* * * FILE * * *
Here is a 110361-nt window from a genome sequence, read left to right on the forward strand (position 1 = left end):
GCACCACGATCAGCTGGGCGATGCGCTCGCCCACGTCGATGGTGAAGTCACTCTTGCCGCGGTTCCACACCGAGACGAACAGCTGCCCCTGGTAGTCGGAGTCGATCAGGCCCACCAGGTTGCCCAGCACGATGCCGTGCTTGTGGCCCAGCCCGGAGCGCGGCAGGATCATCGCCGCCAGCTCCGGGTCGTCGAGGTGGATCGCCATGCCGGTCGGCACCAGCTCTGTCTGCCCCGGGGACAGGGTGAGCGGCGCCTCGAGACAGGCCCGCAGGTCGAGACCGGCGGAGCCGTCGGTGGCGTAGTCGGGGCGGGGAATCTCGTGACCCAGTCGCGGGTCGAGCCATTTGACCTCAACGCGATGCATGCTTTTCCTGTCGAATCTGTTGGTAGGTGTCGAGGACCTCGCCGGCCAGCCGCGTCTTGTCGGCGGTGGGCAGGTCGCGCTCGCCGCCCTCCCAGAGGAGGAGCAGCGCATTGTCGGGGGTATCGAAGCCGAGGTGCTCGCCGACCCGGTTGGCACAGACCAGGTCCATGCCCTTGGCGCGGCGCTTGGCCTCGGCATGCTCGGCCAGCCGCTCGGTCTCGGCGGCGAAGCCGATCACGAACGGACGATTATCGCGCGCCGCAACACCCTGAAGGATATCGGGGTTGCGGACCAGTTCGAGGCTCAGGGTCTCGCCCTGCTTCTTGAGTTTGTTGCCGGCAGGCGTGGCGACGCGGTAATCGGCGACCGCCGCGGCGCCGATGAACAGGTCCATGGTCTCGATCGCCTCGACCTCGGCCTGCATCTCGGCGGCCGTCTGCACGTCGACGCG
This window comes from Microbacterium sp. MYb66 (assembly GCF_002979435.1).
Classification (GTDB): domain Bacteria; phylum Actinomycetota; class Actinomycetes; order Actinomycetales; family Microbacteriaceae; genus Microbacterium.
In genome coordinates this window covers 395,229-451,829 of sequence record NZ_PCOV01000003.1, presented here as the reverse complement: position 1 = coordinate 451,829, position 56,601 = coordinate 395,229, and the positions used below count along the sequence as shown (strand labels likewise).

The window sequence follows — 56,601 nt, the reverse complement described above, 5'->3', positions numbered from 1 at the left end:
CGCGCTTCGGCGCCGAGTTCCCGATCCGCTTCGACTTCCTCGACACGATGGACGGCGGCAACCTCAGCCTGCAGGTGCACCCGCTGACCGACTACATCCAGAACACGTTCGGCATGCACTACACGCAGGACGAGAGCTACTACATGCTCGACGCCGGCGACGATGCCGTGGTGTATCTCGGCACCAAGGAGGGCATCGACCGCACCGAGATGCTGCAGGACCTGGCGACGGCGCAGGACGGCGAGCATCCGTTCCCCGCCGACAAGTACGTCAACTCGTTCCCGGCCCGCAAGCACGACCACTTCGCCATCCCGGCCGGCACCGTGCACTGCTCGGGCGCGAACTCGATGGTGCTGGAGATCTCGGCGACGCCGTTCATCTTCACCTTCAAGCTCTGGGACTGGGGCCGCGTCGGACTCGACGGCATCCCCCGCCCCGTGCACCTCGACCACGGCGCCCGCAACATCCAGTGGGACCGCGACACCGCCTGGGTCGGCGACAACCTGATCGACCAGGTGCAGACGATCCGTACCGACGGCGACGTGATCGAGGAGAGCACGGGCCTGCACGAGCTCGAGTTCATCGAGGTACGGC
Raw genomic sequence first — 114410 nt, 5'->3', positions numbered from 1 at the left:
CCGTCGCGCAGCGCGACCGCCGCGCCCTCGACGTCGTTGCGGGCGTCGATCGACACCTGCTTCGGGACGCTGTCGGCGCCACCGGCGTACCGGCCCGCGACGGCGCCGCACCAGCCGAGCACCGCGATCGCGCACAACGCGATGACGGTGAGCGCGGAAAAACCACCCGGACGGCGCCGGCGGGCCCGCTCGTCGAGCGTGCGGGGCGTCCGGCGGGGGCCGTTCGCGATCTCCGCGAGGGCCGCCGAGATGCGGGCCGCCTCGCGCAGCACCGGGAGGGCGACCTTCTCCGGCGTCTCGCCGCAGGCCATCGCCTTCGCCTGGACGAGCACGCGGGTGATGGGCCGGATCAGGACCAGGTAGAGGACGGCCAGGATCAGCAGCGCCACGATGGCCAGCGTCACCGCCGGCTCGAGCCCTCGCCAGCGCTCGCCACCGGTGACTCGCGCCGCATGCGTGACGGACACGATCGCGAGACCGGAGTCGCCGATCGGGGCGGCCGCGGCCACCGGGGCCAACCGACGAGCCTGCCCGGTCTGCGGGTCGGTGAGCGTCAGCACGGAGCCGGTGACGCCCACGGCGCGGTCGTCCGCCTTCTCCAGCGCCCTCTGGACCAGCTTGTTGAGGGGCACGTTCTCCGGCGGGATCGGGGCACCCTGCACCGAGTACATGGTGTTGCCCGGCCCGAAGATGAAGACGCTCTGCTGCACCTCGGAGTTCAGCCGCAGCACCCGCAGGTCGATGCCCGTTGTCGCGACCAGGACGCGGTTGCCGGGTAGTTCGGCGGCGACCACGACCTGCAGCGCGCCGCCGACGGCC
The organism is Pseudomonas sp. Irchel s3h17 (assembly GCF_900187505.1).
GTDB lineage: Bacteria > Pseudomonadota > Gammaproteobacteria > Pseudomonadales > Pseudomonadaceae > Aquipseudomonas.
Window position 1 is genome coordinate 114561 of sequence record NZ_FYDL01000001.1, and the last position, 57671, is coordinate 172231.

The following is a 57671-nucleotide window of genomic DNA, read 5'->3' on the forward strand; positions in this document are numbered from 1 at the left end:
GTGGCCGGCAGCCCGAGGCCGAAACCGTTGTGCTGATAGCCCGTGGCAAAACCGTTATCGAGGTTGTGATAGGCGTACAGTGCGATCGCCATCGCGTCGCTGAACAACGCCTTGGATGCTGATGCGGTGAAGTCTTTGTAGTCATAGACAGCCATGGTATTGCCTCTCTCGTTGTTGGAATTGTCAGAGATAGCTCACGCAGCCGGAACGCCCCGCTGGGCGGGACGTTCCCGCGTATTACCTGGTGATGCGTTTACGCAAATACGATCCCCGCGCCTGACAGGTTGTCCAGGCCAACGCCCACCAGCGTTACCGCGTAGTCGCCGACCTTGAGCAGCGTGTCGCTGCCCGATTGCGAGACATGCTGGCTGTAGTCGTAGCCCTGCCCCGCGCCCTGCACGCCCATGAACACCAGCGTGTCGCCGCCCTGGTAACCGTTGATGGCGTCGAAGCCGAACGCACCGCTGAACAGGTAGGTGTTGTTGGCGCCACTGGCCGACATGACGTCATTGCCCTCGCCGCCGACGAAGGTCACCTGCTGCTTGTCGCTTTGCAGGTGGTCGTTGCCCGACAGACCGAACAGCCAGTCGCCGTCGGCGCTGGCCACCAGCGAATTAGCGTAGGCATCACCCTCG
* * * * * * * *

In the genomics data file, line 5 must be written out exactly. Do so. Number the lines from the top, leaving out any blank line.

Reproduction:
In genome coordinates this window covers 395,229-451,829 of sequence record NZ_PCOV01000003.1, presented here as the reverse complement: position 1 = coordinate 451,829, position 56,601 = coordinate 395,229, and the positions used below count along the sequence as shown (strand labels likewise).